- Foreign private issuers should not be required to adopt the corporate governance standards that apply to U.S. companies. Any such requirement would risk direct conflicts with foreign law (as in the case, for example, of accommodating audit committees within a two-tier board structure or dealing with a legal requirement that outside auditors be appointed by the stockholders). We believe investor protection would be adequately served by a requirement, such as that recently recommended by the New York Stock Exchange's committee on Corporate Accountability and Listing Standards, that companies disclose any differences in corporate governance standards.
- Accounting firms should be permitted to perform non-audit services for foreign private issuers as permitted in the home country.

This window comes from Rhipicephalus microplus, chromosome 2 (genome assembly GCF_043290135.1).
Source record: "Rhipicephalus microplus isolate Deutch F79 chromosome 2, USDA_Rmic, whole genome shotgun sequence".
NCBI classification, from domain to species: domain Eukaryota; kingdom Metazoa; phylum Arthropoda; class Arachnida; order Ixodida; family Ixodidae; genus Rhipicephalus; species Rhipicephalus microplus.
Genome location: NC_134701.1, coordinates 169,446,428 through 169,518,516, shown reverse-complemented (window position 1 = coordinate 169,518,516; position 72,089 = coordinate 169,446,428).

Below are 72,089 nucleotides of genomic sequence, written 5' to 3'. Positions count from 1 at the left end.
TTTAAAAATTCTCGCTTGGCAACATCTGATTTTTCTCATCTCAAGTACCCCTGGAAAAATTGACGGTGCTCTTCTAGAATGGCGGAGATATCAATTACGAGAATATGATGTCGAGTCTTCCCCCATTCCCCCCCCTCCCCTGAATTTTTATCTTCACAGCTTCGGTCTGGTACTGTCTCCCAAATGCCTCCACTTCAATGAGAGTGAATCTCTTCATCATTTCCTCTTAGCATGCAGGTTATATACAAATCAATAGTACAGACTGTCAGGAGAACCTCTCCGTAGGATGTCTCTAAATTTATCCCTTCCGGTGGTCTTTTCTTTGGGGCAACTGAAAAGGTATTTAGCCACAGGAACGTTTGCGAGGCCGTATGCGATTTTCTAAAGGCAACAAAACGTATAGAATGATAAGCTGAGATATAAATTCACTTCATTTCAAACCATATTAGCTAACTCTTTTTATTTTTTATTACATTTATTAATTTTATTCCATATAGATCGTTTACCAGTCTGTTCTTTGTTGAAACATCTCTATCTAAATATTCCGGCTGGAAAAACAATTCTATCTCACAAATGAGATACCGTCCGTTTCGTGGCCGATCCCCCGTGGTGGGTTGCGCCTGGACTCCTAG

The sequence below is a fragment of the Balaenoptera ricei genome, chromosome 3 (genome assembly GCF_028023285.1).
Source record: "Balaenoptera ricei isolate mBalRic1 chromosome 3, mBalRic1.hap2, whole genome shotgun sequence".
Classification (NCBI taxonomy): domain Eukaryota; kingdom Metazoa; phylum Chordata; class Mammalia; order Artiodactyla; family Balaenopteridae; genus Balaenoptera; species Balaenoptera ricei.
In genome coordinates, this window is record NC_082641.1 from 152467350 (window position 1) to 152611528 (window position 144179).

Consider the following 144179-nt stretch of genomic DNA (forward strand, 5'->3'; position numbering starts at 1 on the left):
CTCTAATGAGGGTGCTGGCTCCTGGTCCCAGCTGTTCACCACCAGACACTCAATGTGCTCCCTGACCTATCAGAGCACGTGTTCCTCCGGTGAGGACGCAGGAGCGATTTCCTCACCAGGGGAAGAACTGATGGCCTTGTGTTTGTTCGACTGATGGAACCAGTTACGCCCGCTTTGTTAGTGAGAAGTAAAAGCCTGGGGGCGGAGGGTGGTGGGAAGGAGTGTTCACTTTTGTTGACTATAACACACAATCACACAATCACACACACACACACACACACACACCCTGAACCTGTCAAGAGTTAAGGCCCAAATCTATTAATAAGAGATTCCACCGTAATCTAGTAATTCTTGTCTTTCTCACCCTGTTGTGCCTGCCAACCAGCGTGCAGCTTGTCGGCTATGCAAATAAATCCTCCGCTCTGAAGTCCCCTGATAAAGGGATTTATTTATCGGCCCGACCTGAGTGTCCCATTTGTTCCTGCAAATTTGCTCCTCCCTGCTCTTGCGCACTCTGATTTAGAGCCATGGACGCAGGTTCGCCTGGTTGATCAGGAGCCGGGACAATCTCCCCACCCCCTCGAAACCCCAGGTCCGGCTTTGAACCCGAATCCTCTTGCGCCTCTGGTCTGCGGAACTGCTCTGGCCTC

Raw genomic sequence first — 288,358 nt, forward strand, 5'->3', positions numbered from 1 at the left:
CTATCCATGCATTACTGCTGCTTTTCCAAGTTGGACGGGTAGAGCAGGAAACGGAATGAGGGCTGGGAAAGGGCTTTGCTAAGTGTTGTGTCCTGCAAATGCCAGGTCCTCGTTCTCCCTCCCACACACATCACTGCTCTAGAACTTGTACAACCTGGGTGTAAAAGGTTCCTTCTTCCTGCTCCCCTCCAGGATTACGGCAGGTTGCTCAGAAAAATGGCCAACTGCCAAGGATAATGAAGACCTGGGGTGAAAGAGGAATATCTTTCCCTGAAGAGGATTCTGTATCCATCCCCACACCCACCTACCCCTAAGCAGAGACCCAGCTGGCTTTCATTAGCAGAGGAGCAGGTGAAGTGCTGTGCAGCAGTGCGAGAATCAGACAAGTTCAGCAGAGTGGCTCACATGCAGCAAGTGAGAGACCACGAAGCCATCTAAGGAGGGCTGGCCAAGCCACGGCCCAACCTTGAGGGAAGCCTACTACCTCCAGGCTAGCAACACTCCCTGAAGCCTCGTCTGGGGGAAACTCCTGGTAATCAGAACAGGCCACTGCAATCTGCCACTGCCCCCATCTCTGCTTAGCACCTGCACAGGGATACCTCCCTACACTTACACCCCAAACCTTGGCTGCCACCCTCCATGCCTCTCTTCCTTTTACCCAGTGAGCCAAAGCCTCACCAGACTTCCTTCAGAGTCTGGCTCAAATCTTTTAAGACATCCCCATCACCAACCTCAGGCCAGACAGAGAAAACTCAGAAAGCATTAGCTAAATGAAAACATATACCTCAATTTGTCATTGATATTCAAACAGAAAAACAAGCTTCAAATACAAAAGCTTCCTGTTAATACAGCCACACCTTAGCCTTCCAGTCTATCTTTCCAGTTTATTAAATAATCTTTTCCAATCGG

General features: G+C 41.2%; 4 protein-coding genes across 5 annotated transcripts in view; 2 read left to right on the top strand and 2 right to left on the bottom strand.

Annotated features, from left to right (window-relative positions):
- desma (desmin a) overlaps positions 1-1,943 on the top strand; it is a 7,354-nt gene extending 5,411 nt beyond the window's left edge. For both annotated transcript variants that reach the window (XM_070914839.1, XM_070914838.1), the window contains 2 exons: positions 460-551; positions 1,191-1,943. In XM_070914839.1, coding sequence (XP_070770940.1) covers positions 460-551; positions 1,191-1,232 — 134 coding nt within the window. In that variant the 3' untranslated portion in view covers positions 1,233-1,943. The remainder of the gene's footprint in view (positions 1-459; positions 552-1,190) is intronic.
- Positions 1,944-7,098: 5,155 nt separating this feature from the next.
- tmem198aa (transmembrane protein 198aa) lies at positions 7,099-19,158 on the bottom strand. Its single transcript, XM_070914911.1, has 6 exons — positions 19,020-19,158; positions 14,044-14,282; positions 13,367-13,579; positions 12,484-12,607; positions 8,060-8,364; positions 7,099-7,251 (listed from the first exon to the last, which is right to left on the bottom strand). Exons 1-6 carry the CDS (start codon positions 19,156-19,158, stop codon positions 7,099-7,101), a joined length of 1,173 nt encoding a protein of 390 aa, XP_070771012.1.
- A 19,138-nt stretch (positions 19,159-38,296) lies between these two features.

- The Commission should consider other appropriate exemptions for foreign private issuers from the provisions of Section 10A that were added by Sarbanes-Oxley.
- Codes of ethics for senior financial officers, and related disclosures, should be required only if required in the home country.
- Internal control assessments, related officer certificates and related auditor attestations and reports, should be required only if required in the home country.
We intend to urge the Public Company Accounting Oversight Board (the "Board") to make similar accommodations for foreign private issuers in the rules that Sarbanes-Oxley requires it to adopt. We also intend to offer comments on rules proposed by the Commission as well as the Board.
VI. Addressing Foreign Concerns Regarding Sarbanes-Oxley
It has surely not escaped the Commission's attention that the application of Sarbanes-Oxley to foreign private issuers has become the subject of considerable concern outside the United States. We believe the Commission has the opportunity to demonstrate that much of this concern is unwarranted.